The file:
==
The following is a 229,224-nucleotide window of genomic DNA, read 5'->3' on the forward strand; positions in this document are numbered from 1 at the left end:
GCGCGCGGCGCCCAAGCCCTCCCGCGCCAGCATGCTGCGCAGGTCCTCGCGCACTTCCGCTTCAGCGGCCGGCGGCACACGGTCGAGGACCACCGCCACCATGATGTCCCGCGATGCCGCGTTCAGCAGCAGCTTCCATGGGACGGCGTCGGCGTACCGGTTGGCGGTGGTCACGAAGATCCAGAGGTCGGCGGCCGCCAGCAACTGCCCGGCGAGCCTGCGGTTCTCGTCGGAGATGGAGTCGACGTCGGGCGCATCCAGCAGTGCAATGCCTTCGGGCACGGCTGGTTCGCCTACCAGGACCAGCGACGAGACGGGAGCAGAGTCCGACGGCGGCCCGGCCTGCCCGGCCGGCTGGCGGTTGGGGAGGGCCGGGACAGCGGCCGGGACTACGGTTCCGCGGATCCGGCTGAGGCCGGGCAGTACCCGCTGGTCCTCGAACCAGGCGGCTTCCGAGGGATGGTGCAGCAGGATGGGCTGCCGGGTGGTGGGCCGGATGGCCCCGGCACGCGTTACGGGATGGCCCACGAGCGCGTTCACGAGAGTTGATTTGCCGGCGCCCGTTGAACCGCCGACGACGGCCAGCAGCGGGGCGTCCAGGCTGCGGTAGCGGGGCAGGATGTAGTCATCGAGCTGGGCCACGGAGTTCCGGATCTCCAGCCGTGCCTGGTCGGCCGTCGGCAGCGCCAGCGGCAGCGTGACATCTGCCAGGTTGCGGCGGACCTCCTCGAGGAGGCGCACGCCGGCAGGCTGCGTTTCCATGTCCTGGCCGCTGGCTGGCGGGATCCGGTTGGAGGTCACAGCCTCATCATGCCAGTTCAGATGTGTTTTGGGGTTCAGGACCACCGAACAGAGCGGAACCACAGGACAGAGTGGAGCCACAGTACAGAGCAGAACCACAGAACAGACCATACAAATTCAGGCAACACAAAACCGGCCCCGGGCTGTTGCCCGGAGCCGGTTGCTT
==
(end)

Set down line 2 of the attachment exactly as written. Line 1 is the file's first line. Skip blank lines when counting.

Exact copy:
GCGCGCGGCGCCCAAGCCCTCCCGCGCCAGCATGCTGCGCAGGTCCTCGCGCACTTCCGCTTCAGCGGCCGGCGGCACACGGTCGAGGACCACCGCCACCATGATGTCCCGCGATGCCGCGTTCAGCAGCAGCTTCCATGGGACGGCGTCGGCGTACCGGTTGGCGGTGGTCACGAAGATCCAGAGGTCGGCGGCCGCCAGCAACTGCCCGGCGAGCCTGCGGTTCTCGTCGGAGATGGAGTCGACGTCGGGCGCATCCAGCAGTGCAATGCCTTCGGGCACGGCTGGTTCGCCTACCAGGACCAGCGACGAGACGGGAGCAGAGTCCGACGGCGGCCCGGCCTGCCCGGCCGGCTGGCGGTTGGGGAGGGCCGGGACAGCGGCCGGGACTACGGTTCCGCGGATCCGGCTGAGGCCGGGCAGTACCCGCTGGTCCTCGAACCAGGCGGCTTCCGAGGGATGGTGCAGCAGGATGGGCTGCCGGGTGGTGGGCCGGATGGCCCCGGCACGCGTTACGGGATGGCCCACGAGCGCGTTCACGAGAGTTGATTTGCCGGCGCCCGTTGAACCGCCGACGACGGCCAGCAGCGGGGCGTCCAGGCTGCGGTAGCGGGGCAGGATGTAGTCATCGAGCTGGGCCACGGAGTTCCGGATCTCCAGCCGTGCCTGGTCGGCCGTCGGCAGCGCCAGCGGCAGCGTGACATCTGCCAGGTTGCGGCGGACCTCCTCGAGGAGGCGCACGCCGGCAGGCTGCGTTTCCATGTCCTGGCCGCTGGCTGGCGGGATCCGGTTGGAGGTCACAGCCTCATCATGCCAGTTCAGATGTGTTTTGGGGTTCAGGACCACCGAACAGAGCGGAACCACAGGACAGAGTGGAGCCACAGTACAGAGCAGAACCACAGAACAGACCATACAAATTCAGGCAACACAAAACCGGCCCCGGGCTGTTGCCCGGAGCCGGTTGCTT